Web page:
Working up animosity in the playoffs can be pretty easy to do for opponents. An iffy hit here, a stick jab there, a few goal mouth scrums and face washes later and all of a sudden you’ve got a healthy dislike for each other worked up.
The Washington Capitals don’t strike anyone as that sort of team, but Caps defenseman Karl Alzner wants to change that. CSNWashington.com’s Chuck Gormley hears it from Alzner about how the Caps want to be the team that gets the fans up in arms night in and night out. They want to be the heels of the postseason.
“We’re trying to be the people everybody wants to hate and does hate and can’t stand,” said Alzner, who is one of the most likable personalities in the Capitals dressing room.
“You try to get in their faces without saying anything. Same with the fans. Their fans didn’t like that we weren’t talking back with them as we would in the regular season. We need to play ugly. Every game in the playoffs you want to be the uglier team.”
You could say that the Caps have been playing ugly all season for all the wrong reasons, but the kind of ugly he’s talking about is the sort of thing coach Dale Hunter was famous (infamous?) for during his playing days. Getting down and dirty on the ice was his specialty and that sort of grit is what the Caps have been missing over the last few years and playoff failures.
Playing that way and not scoring goals, however, won’t get the Caps anywhere and that’s something they’ll have to change against Boston. The Caps didn’t generate many shots and weren’t able to put any pucks past Tim Thomas, but working up that snarl is something they started doing based on the kinds of hits being thrown in Game 1. This afternoon’s Game 2 gives them ample opportunity to up the hate level, especially if they pull off a victory.
Get this: the Washington Capitals and Pittsburgh Penguins seem divided on the legality of Kris Letang‘s hit on Marcus Johansson.
(Take a moment to gather your thoughts amid this shocking revelation.)
You can watch the hit over and over in the video above. This post features some takes on that check, which the NHL’s Department of Player Safety is reportedly reviewing.
Generally speaking, the three things people discuss regarding the check is how late it might be, if Letang used his feet and if Johansson’s head was the principal point of contact.
Letang told his side of the story:
The Capitals disagree:
While Barry Trotz pleads the Fifth after his previous comments about Brooks Orpik‘s suspension:
No doubt about it, Letang’s status is the top story to follow in this series between Games 3 and 4. We’ll find out soon enough how it all shakes out.
If Marc-Andre Fleury suiting up bothers Matt Murray, then the rookie goalie channeled those feelings into a masterful performance on Monday.
The Washington Capitals absolutely dominated Game 3, but Murray was even better, stopping 47 shots as the Penguins stole one 3-2 to take a 2-1 series lead.
(Capitals fans might see some parallels to Washington’s Game 5 loss to the Philadelphia Flyers; they fell 2-0 despite a 44-11 shots on goal edge thanks to Michal Neuvirth‘s heroics.)
Murray stopped chance after chance before Alex Ovechkin finally broke through for his first goal of this series. Justin Williams then brought the Penguins’ lead down to 3-2 to make for a hold-your-breath final minute.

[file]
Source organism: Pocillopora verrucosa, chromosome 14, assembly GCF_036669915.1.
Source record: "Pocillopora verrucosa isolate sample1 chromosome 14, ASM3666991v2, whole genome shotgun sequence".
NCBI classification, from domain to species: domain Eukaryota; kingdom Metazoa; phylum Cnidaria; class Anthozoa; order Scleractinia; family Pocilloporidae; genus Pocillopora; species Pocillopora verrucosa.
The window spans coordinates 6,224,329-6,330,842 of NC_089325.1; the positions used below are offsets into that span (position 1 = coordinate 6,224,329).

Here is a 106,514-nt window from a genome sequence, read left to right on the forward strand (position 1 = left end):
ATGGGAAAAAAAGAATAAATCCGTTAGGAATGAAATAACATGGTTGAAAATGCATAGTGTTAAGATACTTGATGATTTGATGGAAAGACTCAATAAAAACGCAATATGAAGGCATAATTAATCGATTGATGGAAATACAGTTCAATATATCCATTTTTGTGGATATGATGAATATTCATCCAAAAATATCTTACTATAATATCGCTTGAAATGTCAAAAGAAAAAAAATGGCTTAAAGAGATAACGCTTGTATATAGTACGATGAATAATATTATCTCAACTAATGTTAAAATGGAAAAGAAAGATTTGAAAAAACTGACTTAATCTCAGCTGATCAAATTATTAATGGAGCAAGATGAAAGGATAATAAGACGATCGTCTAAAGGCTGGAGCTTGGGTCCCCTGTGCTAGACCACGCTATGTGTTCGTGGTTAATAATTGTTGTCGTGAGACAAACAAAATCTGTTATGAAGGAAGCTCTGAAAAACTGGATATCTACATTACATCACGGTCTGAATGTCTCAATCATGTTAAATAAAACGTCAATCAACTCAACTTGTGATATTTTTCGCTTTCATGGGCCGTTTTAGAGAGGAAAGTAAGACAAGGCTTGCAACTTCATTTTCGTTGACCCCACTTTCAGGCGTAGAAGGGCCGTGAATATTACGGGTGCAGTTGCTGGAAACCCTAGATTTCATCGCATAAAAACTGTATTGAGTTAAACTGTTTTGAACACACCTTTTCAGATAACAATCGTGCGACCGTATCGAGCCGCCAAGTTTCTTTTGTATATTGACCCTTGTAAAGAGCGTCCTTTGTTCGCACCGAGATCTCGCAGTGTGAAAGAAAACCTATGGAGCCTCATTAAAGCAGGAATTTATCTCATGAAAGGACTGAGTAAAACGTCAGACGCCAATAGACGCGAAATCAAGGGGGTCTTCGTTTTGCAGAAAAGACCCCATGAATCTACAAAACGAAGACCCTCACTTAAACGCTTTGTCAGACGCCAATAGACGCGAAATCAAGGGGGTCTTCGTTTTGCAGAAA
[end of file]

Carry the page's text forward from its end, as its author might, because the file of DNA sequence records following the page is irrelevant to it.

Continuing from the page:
A driven Ovechkin and strong overall play from the Capitals (despite this defeat) aren’t the only reasons why Game 4 might present some twists.
First things first: Kris Letang might get suspended for Game 4 (if not for more than one game) thanks to this controversial check on Marcus Johansson.
Beyond that, there could be some bumps and bruises from this contest.
Bryan Rust left during the first period and didn’t return to the game after blocking a shot. Brian Dumoulin seemed shaken up after an Alex Ovechkin hit in the third period. The Capitals might have a player or two to look at, as well.
In other words, the Penguins could really lack for quality defensemen with Letang possibly suspended and possible injury absences for Dumoulin and Olli Maatta.
This series is living up to the hype … and really building up the hate.
It remains to be seen if Kris Letang will get suspended for his hit on Marcus Johansson … and if he does, for how long.
(You can read initial reactions and some analysis about the specifics of the check vs. the one that got Brooks Orpik suspended here.)
There are a few things we do know already.
For one thing, the NHL’s Department of Player Safety is reportedly looking into it.
Another factor that could help Letang avoid a suspension or limit the duration of supplemental discipline: Marcus Johansson returned during the second period.
In fact, Johansson delivered some hits on Letang.
There have been some nasty moments in Game 3, and more might be coming. The Penguins lead 2-0 with a few minutes remaining in the middle frame.
Update: Reports indicate that the NHL’s Department of Player Safety is indeed looking into the hit.
As thrilling as this Pittsburgh Penguins – Washington Capitals series has been, it seems like every game presents another controversial hit.
Game 3’s most noteworthy entry (so far?) came when Kris Letang was whistled for interference on Marcus Johansson.
Penguins fans griped that Brooks Orpik didn’t get a major penalty for his hit on Olli Maatta … now Capitals fans likely feel the same about the check Letang delivered.
Watch it in the video above. Also, Stefanie “My Regular Face” has it in GIF form:
Things could get ugly in Game 3:
One factor in a suspension happening – or at least the duration of the suspension – would be what the point of contact was:
Also, lateness of the check:
The Penguins ended the first period up 2-0 against the Capitals, even though Washington played one of its best 20 minutes of the series. Expect more drama.
Update: The Penguins won the game 3-2.
Read reactions to the check here.